Per the World Health Organization, the unwieldy, serial-number-like moniker 2019-nCoV is no more. The disease that has infected more than 40,000 people around the world and killed more than 1,000 is now officially called Covid-19—CoronaVirus Disease, 2019. And per the Coronavirus Study Group of the International Committee on Taxonomy of Viruses (in a preprint, so not peer reviewed, but likely to be cleared), the microbe itself is now called Severe Acute Respiratory Syndrome Coronavirus 2, or SARS-CoV-2.Not much better? Sure, the new designations don’t have the pith of a “SARS” or a “bird flu.” They’re certainly not great for Carson and Covid. “We make high-end wall plates and cables for the commercial market, and we’ve worked really hard to build our brand and build good products,” Carson says. “So any time you’re associated with a worldwide pandemic, I think it’s something to be concerned about.” Indeed; just ask the marketers at AB InBev, makers of Corona beer.
7 Wildlife Disease You’ve Never Heard Of
What is a coronavirus ?But disease nomenclature doesn’t exist to make things easier on headline writers and Wikipedia editors. The naming of viruses is, to paraphrase the poet T. S. Eliot, a serious matter. How people describe a disease and the people who have it can create or perpetuate dangerous stigmas. Before the taxonomists got ahold of it, AIDS was unofficially called Gay-Related Immune Deficiency, or GRID—which managed to feed homophobic fears and demagoguery while minimizing that intravenous drug users and people who sought blood transfusions were also vulnerable to the disease. And the fight to discover and name both the virus (which eventually became Human Immunodeficiency Virus, or HIV) and the disease (Acquired Immunodeficiency Syndrome) tore apart the international virology community for decades.Naming hasn’t gotten much easier. In 2015, after a few decades of what came to seem in hindsight like culturally insensitive missteps, the World Health Organization issued a policy statement on how to name emerging infectious diseases. Part of the point was to help scientists generate names before the public does it for them. So there are rules. The names have to be generic, based on science-y things like symptoms or severity—no more places (Spanish Flu), people (Creutzfeld-Jacob disease), or animals (bird flu). As Helen Branswell wrote in Stat in January, Hong Kong residents in 2003 hated the name SARS because they saw in the initialism a specific reference to their city’s status as a Special Administrative Region in China. And leaders of Saudi Arabia didn’t much like it when Dutch researchers called a coronavirus HCoV-KSA1 ten years later—that stands for Human Coronavirus, Kingdom of Saudi Arabia. Its eventual standardized name, Middle Eastern Respiratory Syndrome, still ended up sounding like it was blaming the entire region.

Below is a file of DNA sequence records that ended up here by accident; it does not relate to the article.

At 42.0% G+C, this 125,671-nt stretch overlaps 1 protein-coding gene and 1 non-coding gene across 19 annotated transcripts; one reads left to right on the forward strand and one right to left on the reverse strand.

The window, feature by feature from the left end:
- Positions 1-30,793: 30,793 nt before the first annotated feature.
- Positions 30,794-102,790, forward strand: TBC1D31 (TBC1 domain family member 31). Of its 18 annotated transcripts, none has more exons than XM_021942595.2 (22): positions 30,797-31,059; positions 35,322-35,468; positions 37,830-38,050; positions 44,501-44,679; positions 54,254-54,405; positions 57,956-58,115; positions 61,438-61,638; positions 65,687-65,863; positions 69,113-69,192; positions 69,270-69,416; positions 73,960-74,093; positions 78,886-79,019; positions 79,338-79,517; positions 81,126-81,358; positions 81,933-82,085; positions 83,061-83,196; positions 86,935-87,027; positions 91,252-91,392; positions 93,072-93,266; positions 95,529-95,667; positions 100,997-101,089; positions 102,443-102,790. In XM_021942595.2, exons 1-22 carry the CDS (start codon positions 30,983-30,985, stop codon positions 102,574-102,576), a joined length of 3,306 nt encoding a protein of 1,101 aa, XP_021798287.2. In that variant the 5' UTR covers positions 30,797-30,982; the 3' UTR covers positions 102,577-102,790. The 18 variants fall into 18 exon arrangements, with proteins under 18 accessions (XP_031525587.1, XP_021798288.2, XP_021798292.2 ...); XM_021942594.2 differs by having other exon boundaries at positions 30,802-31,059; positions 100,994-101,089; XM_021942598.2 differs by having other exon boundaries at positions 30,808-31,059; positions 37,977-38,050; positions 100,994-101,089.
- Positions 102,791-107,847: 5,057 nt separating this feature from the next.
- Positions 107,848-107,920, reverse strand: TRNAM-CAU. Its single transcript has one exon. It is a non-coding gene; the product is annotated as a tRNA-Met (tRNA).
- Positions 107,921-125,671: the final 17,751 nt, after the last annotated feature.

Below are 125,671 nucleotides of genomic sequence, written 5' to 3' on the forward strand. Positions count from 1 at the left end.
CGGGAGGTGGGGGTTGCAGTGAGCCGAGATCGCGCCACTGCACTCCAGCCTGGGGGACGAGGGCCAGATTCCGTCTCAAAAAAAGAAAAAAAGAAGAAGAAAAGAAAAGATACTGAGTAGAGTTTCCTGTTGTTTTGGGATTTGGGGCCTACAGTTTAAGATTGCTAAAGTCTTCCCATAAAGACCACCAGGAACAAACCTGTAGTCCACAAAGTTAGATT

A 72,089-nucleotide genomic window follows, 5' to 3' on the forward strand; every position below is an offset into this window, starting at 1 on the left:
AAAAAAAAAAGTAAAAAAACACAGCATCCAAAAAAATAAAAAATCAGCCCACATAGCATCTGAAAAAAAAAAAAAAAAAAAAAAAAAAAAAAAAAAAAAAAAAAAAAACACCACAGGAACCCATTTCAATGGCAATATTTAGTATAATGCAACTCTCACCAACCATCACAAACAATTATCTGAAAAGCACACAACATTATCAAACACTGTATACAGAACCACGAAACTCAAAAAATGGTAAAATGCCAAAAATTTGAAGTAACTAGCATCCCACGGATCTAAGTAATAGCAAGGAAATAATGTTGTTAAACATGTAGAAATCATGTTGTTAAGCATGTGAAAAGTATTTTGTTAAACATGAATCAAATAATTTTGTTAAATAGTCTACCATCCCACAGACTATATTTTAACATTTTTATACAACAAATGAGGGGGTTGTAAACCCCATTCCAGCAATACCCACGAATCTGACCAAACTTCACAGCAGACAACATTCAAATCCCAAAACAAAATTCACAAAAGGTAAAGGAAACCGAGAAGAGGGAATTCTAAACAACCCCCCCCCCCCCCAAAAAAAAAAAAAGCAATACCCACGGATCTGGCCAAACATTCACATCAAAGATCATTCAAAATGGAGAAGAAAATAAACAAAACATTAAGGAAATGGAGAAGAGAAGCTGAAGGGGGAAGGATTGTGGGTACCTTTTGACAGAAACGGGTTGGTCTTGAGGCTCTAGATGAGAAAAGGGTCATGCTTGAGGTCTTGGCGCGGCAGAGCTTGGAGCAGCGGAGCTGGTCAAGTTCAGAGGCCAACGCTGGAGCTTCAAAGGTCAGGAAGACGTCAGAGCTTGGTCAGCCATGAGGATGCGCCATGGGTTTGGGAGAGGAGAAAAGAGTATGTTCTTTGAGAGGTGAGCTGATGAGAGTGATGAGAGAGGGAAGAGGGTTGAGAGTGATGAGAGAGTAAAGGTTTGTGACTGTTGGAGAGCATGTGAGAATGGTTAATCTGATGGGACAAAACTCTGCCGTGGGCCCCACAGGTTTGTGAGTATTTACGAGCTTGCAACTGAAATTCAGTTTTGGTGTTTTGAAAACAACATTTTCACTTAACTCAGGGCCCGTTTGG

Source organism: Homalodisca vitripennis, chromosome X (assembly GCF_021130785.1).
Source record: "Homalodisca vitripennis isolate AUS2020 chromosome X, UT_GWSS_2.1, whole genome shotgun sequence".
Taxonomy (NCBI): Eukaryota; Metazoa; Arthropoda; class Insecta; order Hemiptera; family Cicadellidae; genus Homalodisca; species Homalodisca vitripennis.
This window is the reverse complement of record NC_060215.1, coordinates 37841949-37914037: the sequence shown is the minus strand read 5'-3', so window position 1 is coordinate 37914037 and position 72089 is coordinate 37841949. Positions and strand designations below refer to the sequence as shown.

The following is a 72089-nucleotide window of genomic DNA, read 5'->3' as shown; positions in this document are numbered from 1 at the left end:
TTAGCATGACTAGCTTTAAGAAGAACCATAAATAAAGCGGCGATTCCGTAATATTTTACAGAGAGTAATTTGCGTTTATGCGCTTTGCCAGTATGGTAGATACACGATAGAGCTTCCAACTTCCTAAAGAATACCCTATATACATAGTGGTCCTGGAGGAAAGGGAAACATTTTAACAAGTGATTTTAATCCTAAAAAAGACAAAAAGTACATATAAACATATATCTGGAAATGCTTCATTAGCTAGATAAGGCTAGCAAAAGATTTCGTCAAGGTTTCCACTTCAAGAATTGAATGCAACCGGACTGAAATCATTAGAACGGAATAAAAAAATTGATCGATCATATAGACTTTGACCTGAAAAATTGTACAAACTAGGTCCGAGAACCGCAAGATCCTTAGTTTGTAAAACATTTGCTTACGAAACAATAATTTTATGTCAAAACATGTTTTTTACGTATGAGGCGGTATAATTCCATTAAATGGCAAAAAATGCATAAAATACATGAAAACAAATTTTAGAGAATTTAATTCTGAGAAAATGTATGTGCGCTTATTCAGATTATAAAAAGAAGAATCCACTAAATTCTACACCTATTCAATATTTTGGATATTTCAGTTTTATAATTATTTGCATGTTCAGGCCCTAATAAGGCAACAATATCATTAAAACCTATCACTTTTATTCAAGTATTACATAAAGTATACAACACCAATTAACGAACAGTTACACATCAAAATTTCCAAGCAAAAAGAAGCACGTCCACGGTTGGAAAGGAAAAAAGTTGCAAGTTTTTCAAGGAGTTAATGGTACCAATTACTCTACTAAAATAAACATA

The result of all that rulemaking and political sensitivity is the anodyne Covid-19. “We had to find a name that did not refer to a geographical location, an animal, an individual or group of people, and which is also pronounceable and related to the disease,” said WHO director-general Tedros Adhanom Ghebreyesus at a press conference Tuesday. “It also gives us a standard format to use for any future coronavirus outbreaks.”
To uncover those “ potentially infectious materials ,” the Global Polio Eradication Initiative hosts a big table that lists the dates and locations of wild poliovirus outbreaks, and the times each country did live-virus vaccinations, so labs around the world can scan the database and see whether their samples might have originated in a polio-prone area.